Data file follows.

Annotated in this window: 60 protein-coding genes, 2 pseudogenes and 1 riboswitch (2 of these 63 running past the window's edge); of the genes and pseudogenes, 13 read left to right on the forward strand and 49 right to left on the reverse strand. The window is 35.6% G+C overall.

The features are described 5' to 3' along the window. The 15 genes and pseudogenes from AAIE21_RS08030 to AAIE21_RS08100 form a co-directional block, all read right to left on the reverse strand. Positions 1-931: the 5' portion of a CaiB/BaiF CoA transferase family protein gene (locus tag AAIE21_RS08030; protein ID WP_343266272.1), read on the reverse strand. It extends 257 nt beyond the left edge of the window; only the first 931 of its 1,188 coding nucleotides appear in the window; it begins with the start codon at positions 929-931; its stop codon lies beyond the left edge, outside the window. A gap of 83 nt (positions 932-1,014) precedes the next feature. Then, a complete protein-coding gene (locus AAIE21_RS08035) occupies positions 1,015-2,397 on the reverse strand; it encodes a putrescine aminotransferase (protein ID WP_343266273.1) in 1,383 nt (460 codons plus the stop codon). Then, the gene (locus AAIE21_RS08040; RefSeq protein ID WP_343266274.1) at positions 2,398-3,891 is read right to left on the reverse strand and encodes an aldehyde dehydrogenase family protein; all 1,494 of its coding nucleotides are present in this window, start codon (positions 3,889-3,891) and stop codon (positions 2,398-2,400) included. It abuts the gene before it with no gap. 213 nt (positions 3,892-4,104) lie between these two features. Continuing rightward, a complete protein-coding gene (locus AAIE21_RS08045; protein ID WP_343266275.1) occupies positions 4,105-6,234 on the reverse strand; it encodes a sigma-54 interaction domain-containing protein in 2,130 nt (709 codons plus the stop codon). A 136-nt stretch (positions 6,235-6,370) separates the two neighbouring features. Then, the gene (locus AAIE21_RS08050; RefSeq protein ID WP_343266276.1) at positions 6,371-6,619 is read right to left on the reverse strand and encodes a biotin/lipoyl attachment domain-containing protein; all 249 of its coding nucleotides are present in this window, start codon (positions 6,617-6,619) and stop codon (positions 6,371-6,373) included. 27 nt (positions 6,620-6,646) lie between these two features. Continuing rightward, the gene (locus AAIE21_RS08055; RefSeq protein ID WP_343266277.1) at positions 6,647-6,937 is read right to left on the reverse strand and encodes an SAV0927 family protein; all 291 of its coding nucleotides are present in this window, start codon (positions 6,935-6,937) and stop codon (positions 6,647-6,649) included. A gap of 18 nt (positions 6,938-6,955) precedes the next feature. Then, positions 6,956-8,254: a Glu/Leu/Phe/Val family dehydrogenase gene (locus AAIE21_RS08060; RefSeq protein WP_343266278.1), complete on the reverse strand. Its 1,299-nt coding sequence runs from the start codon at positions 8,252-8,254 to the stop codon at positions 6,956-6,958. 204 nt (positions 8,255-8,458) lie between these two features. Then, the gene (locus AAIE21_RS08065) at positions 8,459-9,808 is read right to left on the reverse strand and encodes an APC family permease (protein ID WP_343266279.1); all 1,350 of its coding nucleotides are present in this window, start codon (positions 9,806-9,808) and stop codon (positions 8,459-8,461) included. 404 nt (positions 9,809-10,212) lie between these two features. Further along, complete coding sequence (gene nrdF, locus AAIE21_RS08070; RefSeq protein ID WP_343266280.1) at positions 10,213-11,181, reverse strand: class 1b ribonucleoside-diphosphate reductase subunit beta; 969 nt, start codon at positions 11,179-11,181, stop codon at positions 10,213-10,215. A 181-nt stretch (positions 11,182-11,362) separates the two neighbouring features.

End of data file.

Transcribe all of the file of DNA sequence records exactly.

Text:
Annotated in this window: 60 protein-coding genes, 2 pseudogenes and 1 riboswitch (2 of these 63 running past the window's edge); of the genes and pseudogenes, 13 read left to right on the forward strand and 49 right to left on the reverse strand. The window is 35.6% G+C overall.

The features are described 5' to 3' along the window. The 15 genes and pseudogenes from AAIE21_RS08030 to AAIE21_RS08100 form a co-directional block, all read right to left on the reverse strand. Positions 1-931: the 5' portion of a CaiB/BaiF CoA transferase family protein gene (locus tag AAIE21_RS08030; protein ID WP_343266272.1), read on the reverse strand. It extends 257 nt beyond the left edge of the window; only the first 931 of its 1,188 coding nucleotides appear in the window; it begins with the start codon at positions 929-931; its stop codon lies beyond the left edge, outside the window. A gap of 83 nt (positions 932-1,014) precedes the next feature. Then, a complete protein-coding gene (locus AAIE21_RS08035) occupies positions 1,015-2,397 on the reverse strand; it encodes a putrescine aminotransferase (protein ID WP_343266273.1) in 1,383 nt (460 codons plus the stop codon). Then, the gene (locus AAIE21_RS08040; RefSeq protein ID WP_343266274.1) at positions 2,398-3,891 is read right to left on the reverse strand and encodes an aldehyde dehydrogenase family protein; all 1,494 of its coding nucleotides are present in this window, start codon (positions 3,889-3,891) and stop codon (positions 2,398-2,400) included. It abuts the gene before it with no gap. 213 nt (positions 3,892-4,104) lie between these two features. Continuing rightward, a complete protein-coding gene (locus AAIE21_RS08045; protein ID WP_343266275.1) occupies positions 4,105-6,234 on the reverse strand; it encodes a sigma-54 interaction domain-containing protein in 2,130 nt (709 codons plus the stop codon). A 136-nt stretch (positions 6,235-6,370) separates the two neighbouring features. Then, the gene (locus AAIE21_RS08050; RefSeq protein ID WP_343266276.1) at positions 6,371-6,619 is read right to left on the reverse strand and encodes a biotin/lipoyl attachment domain-containing protein; all 249 of its coding nucleotides are present in this window, start codon (positions 6,617-6,619) and stop codon (positions 6,371-6,373) included. 27 nt (positions 6,620-6,646) lie between these two features. Continuing rightward, the gene (locus AAIE21_RS08055; RefSeq protein ID WP_343266277.1) at positions 6,647-6,937 is read right to left on the reverse strand and encodes an SAV0927 family protein; all 291 of its coding nucleotides are present in this window, start codon (positions 6,935-6,937) and stop codon (positions 6,647-6,649) included. A gap of 18 nt (positions 6,938-6,955) precedes the next feature. Then, positions 6,956-8,254: a Glu/Leu/Phe/Val family dehydrogenase gene (locus AAIE21_RS08060; RefSeq protein WP_343266278.1), complete on the reverse strand. Its 1,299-nt coding sequence runs from the start codon at positions 8,252-8,254 to the stop codon at positions 6,956-6,958. 204 nt (positions 8,255-8,458) lie between these two features. Then, the gene (locus AAIE21_RS08065) at positions 8,459-9,808 is read right to left on the reverse strand and encodes an APC family permease (protein ID WP_343266279.1); all 1,350 of its coding nucleotides are present in this window, start codon (positions 9,806-9,808) and stop codon (positions 8,459-8,461) included. 404 nt (positions 9,809-10,212) lie between these two features. Further along, complete coding sequence (gene nrdF, locus AAIE21_RS08070; RefSeq protein ID WP_343266280.1) at positions 10,213-11,181, reverse strand: class 1b ribonucleoside-diphosphate reductase subunit beta; 969 nt, start codon at positions 11,179-11,181, stop codon at positions 10,213-10,215. A 181-nt stretch (positions 11,182-11,362) separates the two neighbouring features.